Sprint's data-hungry customers can breathe a sigh of relief. The carrier's commitment to unlimited data plans remains unwaivering--at least for now.
So said Sprint Chief Technology Officer Stephen Bye when addressing attendees of GigaOm's Mobilize conference in San Francisco today.
While main competitors Verizon and AT&T are slashing their unlimited plans, Sprint sees it as a differentiator.
"There's clearly a cost to support unlimited," Bye admitted, adding that not every unlimited subscriber is as high a data user as his or her neighbor. At the same time, Bye emphasized the simplicity of supporting an unlimited data plan, citing the hidden cost for customer care and support related to tiered data plans.
Still, that cost would hardly displace the larger fee of maintaining and deploying a data network, especially a 4G network at that.
Despite an upbeat assurance that Sprint is in good competitive shape, Bye acknowledged the market pressure of maintaining an unlimited plan. "Is there pressure? Yeah," Bye said. "There's a challenge for all engineers to work on how we get the cost structure down."
Modernizing Sprint's network is the first step, especially phasing out its iDEN network and reallocating that network's budget to pay for current users' data habit. As for the rest, Sprint's partnership with LTE wholesaler LightSquared gives Sprint a de facto road map for deploying its own 4G LTE network to compete with Verizon and AT&T (Sprint currently uses Clearwire's WiMax.)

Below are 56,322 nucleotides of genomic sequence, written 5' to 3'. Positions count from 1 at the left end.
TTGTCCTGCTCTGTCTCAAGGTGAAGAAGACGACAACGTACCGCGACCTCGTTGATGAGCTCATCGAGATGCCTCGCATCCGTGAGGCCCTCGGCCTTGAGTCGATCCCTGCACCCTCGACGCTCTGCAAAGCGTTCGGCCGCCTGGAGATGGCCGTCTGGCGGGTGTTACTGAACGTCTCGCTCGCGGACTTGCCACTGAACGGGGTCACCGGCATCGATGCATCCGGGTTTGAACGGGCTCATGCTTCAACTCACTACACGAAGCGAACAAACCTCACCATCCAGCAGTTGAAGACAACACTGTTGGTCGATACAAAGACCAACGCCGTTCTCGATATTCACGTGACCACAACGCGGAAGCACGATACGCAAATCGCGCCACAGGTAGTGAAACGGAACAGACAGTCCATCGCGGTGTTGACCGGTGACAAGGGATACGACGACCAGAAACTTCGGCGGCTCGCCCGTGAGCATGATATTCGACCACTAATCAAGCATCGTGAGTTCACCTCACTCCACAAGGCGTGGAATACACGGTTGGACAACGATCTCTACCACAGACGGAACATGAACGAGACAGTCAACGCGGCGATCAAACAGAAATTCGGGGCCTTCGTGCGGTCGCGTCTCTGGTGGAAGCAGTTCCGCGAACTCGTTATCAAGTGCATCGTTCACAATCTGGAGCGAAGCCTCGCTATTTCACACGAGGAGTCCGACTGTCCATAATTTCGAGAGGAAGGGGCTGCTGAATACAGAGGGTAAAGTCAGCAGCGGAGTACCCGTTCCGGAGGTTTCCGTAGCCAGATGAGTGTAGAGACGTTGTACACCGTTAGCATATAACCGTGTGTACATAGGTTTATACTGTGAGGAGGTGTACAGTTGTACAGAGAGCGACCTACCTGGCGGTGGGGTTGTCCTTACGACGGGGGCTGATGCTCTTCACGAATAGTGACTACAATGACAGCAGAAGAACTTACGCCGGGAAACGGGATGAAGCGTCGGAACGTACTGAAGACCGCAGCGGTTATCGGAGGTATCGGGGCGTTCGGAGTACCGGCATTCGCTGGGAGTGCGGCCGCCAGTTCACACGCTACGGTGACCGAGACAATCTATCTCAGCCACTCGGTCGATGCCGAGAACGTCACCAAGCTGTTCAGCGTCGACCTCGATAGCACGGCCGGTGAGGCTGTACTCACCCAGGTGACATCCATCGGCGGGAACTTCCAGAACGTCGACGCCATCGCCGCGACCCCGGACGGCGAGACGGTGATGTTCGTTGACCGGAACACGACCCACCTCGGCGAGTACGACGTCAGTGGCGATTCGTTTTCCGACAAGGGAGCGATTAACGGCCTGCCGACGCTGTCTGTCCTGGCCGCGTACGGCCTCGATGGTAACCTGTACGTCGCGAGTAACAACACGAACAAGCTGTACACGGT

Sprint may be preparing to woo investors and analysts with a forthcoming statement on their 4G strategy, according to Bye, but that doesn't solve the problem of luring new customers and keeping the old, especially when they're also slashing perks for long-time loyalty.
Despite all that, Bye didn't drift too far from the message that Sprint wants to give people what they care about: free phones, simple plans, and unlimited data.
However what Sprint wants to give may not be what people eventually get. Signs and reports point to Sprint landing the iPhone soon, and if it does, it's a strong bet that the No. 3 carrier won't have the capacity to sustain unrestricted data for long, despite Sprint's assurance that it would.